Commercial payments will be the key driving force for growth in digital payments in the coming days, Soumya Basu, country manager of Visa Inc – an American multinational financial services corporation – for Bangladesh, Nepal, and Bhutan, told The Business Standard in an exclusive interview recently.
"We foresee the growth of a digital-first economy when consumers and businesses are both digitised. Hence, B2B or commercial payments is the next avenue for growth," he said in view of the growing digital payments market in Bangladesh that got an impetus from the government's "Digital Bangladesh" vision.
Soumya said while they have witnessed some movement toward digital payments for businesses, cheques and cash payments continue to be used, especially with small businesses and in the last mile within the supply chain.
"There is an immense scope for small and large businesses to make commercial payments using digital modes, which will bring about a lot of positive changes in the business landscape."
Cards are one of the most familiar forms of digital payments. In Bangladesh, the growth of the digital payment market has been further strengthened by the adoption of digital wallets and online shopping. Visa has around 10 million cards in circulation in the country and around 50 banks and non-bank financial institutions are working with this American brand.
Cards are now being used for shopping online, paying utility bills, loading digital wallets, or making cross-border payments.
In addition to vast segments of retail consumers, Visa can serve the large ecosystem of businesses, said Soumya.
A large number of micro, small, and medium enterprises (MSMEs) in Bangladesh which control 70% of the country's economic activities and account for 80% to 85% of the total industrial employment, still rely on cash and cheques to make and receive payments.
Speaking about the prospect of this sector, Soumya Basu said, "Visa's commercial card solutions can drive digital transformation for MSMEs and make them more efficient and less dependent on cash, leaving them with more time to focus on business growth."
Visa's Business Payment Solution Provider allows buyers to pay non-card accepting suppliers, he added.
He also said commercial cards can go beyond serving as T&E (travel and entertainment) and for businesses to make and receive payments across the value chain.
"For example, a retail garment brand would be procuring supplies of fabric, machines, sewing accessories, etc from multiple partners, and selling its goods to distributors, retailers, malls, etc.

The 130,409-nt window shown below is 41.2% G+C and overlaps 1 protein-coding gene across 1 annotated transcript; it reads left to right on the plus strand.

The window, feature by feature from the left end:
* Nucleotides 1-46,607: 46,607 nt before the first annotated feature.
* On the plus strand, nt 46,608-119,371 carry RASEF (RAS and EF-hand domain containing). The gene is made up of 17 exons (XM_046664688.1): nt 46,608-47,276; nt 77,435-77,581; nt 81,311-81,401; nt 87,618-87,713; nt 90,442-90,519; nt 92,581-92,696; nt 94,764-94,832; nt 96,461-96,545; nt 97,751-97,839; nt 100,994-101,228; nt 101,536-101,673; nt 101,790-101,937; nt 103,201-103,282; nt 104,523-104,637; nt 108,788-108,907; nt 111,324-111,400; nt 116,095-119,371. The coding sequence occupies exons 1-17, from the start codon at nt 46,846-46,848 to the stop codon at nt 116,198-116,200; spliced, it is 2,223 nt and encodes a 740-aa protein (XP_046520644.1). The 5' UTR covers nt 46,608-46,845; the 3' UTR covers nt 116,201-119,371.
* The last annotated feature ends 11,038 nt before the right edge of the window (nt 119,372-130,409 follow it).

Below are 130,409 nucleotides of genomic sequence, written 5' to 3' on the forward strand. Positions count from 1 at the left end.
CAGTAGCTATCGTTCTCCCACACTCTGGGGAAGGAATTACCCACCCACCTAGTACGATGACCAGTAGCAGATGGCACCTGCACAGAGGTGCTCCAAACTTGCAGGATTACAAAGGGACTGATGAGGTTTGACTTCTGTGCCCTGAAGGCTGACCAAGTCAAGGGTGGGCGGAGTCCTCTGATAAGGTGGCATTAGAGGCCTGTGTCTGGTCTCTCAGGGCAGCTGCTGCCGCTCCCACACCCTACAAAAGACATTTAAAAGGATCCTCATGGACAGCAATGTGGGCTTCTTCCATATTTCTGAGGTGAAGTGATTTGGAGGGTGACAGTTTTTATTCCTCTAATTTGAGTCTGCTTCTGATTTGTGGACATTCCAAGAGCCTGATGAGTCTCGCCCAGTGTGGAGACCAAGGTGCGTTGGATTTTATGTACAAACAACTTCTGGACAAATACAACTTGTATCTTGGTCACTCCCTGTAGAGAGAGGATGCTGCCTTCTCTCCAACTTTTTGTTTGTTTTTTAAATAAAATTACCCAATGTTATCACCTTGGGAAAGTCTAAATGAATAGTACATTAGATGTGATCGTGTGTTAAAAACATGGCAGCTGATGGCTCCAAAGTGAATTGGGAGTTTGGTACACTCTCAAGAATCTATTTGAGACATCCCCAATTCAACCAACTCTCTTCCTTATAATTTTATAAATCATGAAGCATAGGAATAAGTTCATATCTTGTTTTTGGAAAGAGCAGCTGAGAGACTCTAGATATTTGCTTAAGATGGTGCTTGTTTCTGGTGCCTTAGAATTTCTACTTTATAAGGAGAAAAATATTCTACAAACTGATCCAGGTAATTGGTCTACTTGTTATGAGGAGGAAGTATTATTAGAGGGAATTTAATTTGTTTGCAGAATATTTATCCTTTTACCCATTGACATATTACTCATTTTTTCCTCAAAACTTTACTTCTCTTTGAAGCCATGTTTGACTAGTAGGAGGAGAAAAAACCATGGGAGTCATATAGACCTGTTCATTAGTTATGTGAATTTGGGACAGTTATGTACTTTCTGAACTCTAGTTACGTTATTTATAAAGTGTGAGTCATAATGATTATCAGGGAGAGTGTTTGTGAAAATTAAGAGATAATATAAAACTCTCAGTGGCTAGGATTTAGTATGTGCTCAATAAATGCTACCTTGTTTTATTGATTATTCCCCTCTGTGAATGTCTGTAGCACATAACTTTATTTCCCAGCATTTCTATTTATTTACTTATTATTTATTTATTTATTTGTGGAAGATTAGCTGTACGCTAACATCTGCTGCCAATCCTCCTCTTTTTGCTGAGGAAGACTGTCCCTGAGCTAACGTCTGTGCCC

"What if it could pay suppliers using cards, instead of the cumbersome cash/cheque methods, and receive payments from its buyers digitally as well?"
"Commercial card solutions make it faster to make and receive payments, and help businesses utilize credit more efficiently," he said.
Financial fraud is a major shortcoming of the digital payment system.
Speaking about Visa's safety measures to its valued customers, Soumya said "Bringing industry best and superior payment technology services to the country, we've played an active part in the proliferation of technologies such as contactless payments, secure payments for e-commerce, QR payments through BanglaQR, etc."
"Tokenisation is another way of securing payment data through the value chain. Through Visa Token Service, tokenisation replaces sensitive account information, such as the 16-digit account number, with a unique digital identifier called token. The token allows payments to be processed without exposing actual account details that could potentially be compromised in case of a breach," he added.
Apart from Visa, Mastercard and other global payment systems, there are some domestic payment systems, some of which are also known as mobile financial services (MFS).
Soumya Basu said he believes that all digital payment service providers, whether it is Visa or fintechs or banks, are working towards common goals – to bring more customers into the digital payments ambit and to make the payment experience safer, more convenient and seamless for consumers and businesses.
"As a business, we believe in working with partners across the value chain to give more value to end customers."
"We believe there is a scope for synergy and subsequently growing the digital payments pie so that everyone, whether the consumer, a business or the ecosystem – benefits from it," he added.
Regarding consumer patterns, the Visa country manager said youth and the growing middle-class group with high disposable income is the largest user of digital payment.
"Consumers in Bangladesh, like in many other countries, now demand an anytime, anywhere shopping and payment experience – where varied payment instruments enable them to pay at their convenience, opening ample opportunities for players in payments.
"We expect that this change in consumer behaviour is here to stay," he said.